Radical trachelectomy. This procedure is less often used. It is an option that may be used to preserve fertility in young women. The doctor removes your cervix, pelvic lymph nodes, upper part of your vagina, and surrounding tissue. The uterus is then reattached to the remaining vagina. A band is put around the bottom of the uterus to work like the cervix would. For some people, this procedure is as likely as a radical hysterectomy to cure cervical cancer. The procedure is complex. It should only be done by a gynecologic oncologist who has experience with this method. After this surgery, there is an increased risk of infertility and pregnancy-related complications. For a future pregnancy, you may need fertility treatments and high-risk pregnancy care.
Your healthcare team will talk with you about the surgery options that are best for you. You may want to bring a family member or close friend with you to appointments. Write down questions you want to ask about your surgery. Make sure to ask about:
What type of surgery will be done
What will be done during surgery
The risks and possible side effects of the surgery
What you can expect sex to be like after surgery
If you will be able to get pregnant after surgery
When you can return to your normal activities
If the surgery will leave scars and what they will look like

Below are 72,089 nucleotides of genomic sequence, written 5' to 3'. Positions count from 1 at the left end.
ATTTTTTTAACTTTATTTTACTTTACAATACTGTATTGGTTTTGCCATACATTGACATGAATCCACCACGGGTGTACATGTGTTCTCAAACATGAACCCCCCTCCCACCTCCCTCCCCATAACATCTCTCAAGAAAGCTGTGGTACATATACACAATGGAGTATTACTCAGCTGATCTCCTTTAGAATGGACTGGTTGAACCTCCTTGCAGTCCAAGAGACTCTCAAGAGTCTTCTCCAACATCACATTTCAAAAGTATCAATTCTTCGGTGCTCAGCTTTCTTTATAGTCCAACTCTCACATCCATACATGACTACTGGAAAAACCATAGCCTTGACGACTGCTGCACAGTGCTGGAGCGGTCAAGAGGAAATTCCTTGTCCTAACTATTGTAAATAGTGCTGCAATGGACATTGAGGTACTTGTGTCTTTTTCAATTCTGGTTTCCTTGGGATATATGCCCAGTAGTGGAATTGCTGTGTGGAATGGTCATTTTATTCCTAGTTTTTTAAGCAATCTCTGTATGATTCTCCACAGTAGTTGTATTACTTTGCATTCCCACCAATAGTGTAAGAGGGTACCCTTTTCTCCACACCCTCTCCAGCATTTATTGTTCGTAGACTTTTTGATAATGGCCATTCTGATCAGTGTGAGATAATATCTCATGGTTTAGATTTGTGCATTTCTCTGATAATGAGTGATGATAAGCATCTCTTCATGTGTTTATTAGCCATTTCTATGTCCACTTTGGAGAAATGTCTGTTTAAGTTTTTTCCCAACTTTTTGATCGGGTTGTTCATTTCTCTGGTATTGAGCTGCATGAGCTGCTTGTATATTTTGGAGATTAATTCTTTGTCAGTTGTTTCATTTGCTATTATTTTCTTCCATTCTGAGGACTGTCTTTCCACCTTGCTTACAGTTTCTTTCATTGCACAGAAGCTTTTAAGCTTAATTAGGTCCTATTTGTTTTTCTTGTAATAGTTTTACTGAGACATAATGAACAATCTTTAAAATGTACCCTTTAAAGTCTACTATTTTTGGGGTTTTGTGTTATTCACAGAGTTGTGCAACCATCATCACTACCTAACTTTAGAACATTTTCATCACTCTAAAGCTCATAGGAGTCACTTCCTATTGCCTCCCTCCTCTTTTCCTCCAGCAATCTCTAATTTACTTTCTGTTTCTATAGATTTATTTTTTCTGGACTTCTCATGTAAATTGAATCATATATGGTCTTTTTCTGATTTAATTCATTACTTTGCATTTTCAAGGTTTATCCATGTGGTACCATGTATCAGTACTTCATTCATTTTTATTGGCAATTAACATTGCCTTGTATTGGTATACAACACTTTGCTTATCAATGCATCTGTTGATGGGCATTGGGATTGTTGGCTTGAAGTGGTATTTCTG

Before surgery, tell your healthcare team if you are taking any medicines. This includes over-the-counter medicines, vitamins, herbs, and other supplements. This is to make sure you’re not taking medicines that could affect the surgery. After you have discussed all the details with the surgeon, you will sign a consent form that says that the healthcare provider can do the surgery.
You’ll also meet the anesthesiologist or nurse anesthetist and can ask questions about the anesthesia and how it will affect you. Just before your surgery, an anesthesiologist or a nurse anesthetist will give you the anesthesia so that you fall asleep and don’t feel pain.
The side effects you have depend mostly on the type of surgery you have.
For cryosurgery or laser therapy, you may have:
A small amount of pain
A small amount of tiredness
Vaginal bleeding or watery discharge
Cramps that might seem like those you get with your period
For conization or LEEP, you may have side effects such as:
Discomfort in the treated area
Vaginal bleeding, cramps, or watery discharge